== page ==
My thinking at this point is that I'm leaning heavily toward getting the Sony 4K projector with A-lens setup. A number of reviews suggest it's got at least 1000 calibrated lumens, possibly as much as 1200. Hopefully that's enough to strongly light up a 120" x 67" image lensed to 160" x 67" with a moderate gain (~ 1.1) screen.
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post #10 of 19 Old 11-16-2012, 06:10 AM
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It will work. Let me know if I can get you one smile.gif
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post #11 of 19 Old 11-16-2012, 07:23 AM
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Quote:
Originally Posted by coolrda View Post

I will take a smaller, brighter screen any day now that I've experienced both and that's contrary to what I would have recommended a few weeks ago. I've always favored large wall to wall screens. Now that I've experienced the advantages of the smaller screen its doubtful ill go back. Something to think about.

You just need a wall-to-wall screen with the horsepower to light it biggrin.gif

See what an anamorphoscopic lens can do, see movies the way they were meant to be seen
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post #12 of 19 Old 11-16-2012, 07:59 AM
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Changing the zoom on many projectors gives more lumens due to the aperture changing. In some cases zooming can end up with the same fL on screen as using a lens due to this.

In my set up there is no real brightness benefit between zooming and using my lens. However I still use the lens for other reasons, but brightness isn't one of them. [HD350(RS10) at minimum zoom using the lens or mid zoom when zooming for 2.35:]. I will check the same measurements when I get my X35/RS46 to see if it is projector specific or just a result of my very long throw.

Zooming: Been there, done that, bought the lens...
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post #13 of 19 Old 11-16-2012, 07:01 PM
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Quote:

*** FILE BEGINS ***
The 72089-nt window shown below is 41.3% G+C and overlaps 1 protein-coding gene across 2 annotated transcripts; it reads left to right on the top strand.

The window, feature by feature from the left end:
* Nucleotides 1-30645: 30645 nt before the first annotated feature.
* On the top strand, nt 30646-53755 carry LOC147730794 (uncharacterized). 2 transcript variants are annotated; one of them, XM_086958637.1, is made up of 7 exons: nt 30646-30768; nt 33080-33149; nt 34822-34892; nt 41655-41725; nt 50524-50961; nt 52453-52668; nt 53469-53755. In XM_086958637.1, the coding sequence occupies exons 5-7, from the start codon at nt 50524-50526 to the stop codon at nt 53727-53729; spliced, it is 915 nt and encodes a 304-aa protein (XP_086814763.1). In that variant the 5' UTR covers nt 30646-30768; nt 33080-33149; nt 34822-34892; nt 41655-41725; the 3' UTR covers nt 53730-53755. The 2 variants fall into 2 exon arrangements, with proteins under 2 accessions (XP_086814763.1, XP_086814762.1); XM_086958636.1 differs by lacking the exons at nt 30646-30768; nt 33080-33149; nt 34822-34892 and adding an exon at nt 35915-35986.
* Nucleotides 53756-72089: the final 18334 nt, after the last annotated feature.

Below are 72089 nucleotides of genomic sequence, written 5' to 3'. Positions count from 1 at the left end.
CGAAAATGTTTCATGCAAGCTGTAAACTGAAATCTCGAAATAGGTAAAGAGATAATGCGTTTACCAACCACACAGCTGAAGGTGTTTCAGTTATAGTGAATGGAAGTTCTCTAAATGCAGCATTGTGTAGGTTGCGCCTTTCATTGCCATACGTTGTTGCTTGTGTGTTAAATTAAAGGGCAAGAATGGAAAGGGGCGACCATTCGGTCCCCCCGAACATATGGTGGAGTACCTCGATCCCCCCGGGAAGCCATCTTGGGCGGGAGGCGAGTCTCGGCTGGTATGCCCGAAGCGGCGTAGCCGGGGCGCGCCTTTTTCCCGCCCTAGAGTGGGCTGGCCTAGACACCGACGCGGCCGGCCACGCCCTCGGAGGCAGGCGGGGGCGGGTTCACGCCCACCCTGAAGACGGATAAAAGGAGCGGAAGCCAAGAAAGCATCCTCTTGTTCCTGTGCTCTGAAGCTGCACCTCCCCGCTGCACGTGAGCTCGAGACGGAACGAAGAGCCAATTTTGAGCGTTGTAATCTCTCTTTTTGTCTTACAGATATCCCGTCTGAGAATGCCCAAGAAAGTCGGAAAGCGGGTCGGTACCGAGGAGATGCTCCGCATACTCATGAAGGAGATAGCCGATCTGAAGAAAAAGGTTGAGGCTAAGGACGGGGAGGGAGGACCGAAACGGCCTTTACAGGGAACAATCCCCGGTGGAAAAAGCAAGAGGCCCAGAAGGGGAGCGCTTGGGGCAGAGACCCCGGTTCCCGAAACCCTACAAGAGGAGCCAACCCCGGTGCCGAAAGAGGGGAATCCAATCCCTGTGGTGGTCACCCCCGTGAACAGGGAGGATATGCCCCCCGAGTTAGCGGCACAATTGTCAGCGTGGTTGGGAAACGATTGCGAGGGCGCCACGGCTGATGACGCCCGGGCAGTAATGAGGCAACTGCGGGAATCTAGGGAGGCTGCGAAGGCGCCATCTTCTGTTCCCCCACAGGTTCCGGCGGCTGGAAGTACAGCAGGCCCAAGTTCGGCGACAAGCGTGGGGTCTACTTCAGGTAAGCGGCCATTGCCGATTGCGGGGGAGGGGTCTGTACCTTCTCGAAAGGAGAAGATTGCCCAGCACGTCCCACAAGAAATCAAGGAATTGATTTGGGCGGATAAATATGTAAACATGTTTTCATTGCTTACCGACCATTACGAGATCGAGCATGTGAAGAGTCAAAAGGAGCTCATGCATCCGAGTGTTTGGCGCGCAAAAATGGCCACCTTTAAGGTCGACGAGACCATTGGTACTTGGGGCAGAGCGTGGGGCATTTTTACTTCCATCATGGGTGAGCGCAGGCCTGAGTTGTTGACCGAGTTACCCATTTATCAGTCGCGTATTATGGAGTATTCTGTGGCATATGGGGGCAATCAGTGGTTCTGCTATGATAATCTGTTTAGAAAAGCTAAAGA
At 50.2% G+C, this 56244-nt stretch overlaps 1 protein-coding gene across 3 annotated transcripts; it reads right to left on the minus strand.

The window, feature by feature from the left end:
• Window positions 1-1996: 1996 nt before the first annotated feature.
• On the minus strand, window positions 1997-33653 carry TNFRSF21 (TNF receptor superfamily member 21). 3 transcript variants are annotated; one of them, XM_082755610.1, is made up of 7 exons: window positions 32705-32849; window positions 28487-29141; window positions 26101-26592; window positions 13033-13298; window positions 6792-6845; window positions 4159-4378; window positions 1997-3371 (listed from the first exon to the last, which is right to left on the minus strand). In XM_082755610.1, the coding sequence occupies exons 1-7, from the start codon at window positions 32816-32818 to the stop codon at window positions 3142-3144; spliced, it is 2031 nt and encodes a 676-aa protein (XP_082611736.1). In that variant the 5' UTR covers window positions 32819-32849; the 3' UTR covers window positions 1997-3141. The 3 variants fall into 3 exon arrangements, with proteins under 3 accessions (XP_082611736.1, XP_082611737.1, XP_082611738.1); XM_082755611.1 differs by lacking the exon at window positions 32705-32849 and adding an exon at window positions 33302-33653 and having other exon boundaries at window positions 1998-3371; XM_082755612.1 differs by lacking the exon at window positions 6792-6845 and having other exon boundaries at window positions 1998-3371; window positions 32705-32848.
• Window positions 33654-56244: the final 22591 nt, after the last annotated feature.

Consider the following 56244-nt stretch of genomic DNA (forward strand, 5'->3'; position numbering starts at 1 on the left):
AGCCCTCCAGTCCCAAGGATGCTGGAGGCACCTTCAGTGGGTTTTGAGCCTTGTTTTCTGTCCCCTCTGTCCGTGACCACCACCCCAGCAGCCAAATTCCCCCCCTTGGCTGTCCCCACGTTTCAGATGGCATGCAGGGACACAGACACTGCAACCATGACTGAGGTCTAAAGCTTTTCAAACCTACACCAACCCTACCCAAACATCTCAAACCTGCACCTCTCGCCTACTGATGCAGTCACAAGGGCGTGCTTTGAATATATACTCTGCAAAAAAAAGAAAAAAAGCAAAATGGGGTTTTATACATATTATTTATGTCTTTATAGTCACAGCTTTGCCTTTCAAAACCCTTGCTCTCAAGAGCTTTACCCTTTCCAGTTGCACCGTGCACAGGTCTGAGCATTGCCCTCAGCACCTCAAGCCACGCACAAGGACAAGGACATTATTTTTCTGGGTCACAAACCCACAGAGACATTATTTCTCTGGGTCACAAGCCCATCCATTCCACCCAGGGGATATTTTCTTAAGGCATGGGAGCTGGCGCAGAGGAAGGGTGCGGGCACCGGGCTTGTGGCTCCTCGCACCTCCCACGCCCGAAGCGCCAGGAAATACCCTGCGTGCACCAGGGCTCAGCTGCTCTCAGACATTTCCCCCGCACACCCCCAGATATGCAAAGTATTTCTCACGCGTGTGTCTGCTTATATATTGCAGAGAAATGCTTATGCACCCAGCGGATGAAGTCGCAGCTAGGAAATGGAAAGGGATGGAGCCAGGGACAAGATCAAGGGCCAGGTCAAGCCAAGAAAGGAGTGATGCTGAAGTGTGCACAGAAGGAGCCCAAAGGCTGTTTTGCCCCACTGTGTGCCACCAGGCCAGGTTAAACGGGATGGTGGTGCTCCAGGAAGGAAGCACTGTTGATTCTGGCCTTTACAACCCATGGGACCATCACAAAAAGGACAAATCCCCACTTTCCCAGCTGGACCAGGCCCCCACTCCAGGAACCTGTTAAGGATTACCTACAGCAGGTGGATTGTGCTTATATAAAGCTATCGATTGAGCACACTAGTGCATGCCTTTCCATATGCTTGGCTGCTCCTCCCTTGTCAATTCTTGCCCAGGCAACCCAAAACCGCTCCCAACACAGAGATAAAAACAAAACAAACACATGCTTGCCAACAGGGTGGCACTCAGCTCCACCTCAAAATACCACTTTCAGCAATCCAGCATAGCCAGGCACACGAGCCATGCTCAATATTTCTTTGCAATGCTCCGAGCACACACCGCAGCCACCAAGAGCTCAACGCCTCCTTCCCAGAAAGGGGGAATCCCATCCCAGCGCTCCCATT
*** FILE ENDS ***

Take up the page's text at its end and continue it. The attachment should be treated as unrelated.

Originally Posted by Kelvin1965S View Post

Changing the zoom on many projectors gives more lumens due to the aperture changing. In some cases zooming can end up with the same fL on screen as using a lens due to this.
Last time I saw someone (Aussie Bob) run the numbers, it was a conservative 18% increase in lumens with a lens vs. without even with the opening aperture effect with the short TR.

Bob?
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post #14 of 19 Old 11-16-2012, 08:00 PM
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OK here's how the arithmetic goes.

In both cases current brightness of the original 16:9 screen = 100%.

Zooming
Zoom by 1.33 vertically and horizontally.

1. New area of the image will be 4/3 * 4/3 = 16/9 times the size of the old area (includes black bars).

2. New brightness is the inverse of the increase in area = 9/16 or 56.25% of the old brightness.

Optics Note: the "Aperture Effect"
Zooming the projector lens (effectively reducing the focal length) has the effect of increasing the effective aperture, that is, decreasing the effective f-stop value of the lens. For example an f3.1 zoom lens at a 40mm focal length may become an f2.9 lens at a wider (zoomed out) focal length of 30mm. Of course, the widening of the aperture means definition will be lost as well, as more light rays from the imaging chip are passing through the glass of the lens then when it was zoomed narrower.

3. So, because we have zoomed the lens wider to fill the 'scope screen we can add back some extra brightness due to the "Aperture Effect". This is usually about 10%, making the final brightness 56.25% * 1.1 = 61.9% of the original unzoomed picture brightness.

Anamorphic Lens
There is no zooming of the projector lens involved with an anamorphic lens. The factors to consider are:

* Transmission loss (internal reflections, density of glass).

* Widening of the image.

1. Transmission loss is usually set around 3.5% or less (depending on how much glass there is in the lens) and how well it is anti-reflection (AR) coated. An uncoated lens will lose around 7-15% per surface, while a coated lens will lost around 0.4% per surface. But let's be pessimistic and leave this figure at the full 3.5%. Our "100%" figure (the original brightness of the image without a lens in front of the projector) is reduced to 96.5%.

2. We are now dealing with only 96.5% of the original light and must still widen the beam by 1.33x. Note, however, that there is no increase in the height, as we're only expanding the image, not zooming it bigger. So the total increase in area is 4/3, due to horizontal expansion only. Applying our inverse rule to figure out the brightness we arrive at the anamorphically expanded image being 75% * 96.5% = 72.4% as bright as the original image.

Comparing the two
The anamorphic image is 72.4% as bright as the original 16:9 image.

The zoomed image is 61.9% as bright as the original 16:9 image.

Dividing 72.4% by 61.9 gives us the result that the anamorphic image is 72.4/61.9 = 1.169, or about 17% brighter than the zoomed image.

Pixels
Because you are zooming only about 3/4 of the pixels of the original image with the "Zoom" method, you are losing one-quarter of them off the top and bottom of the screen. 1,920 * 1,080 pixels = 2,073,600 pixels. One quarter of these is 518,400 pixels lost during the process of the zoom method. That's more than a whole DVD screen's worth (345,000 pixels at 480p) of detail sacrificed.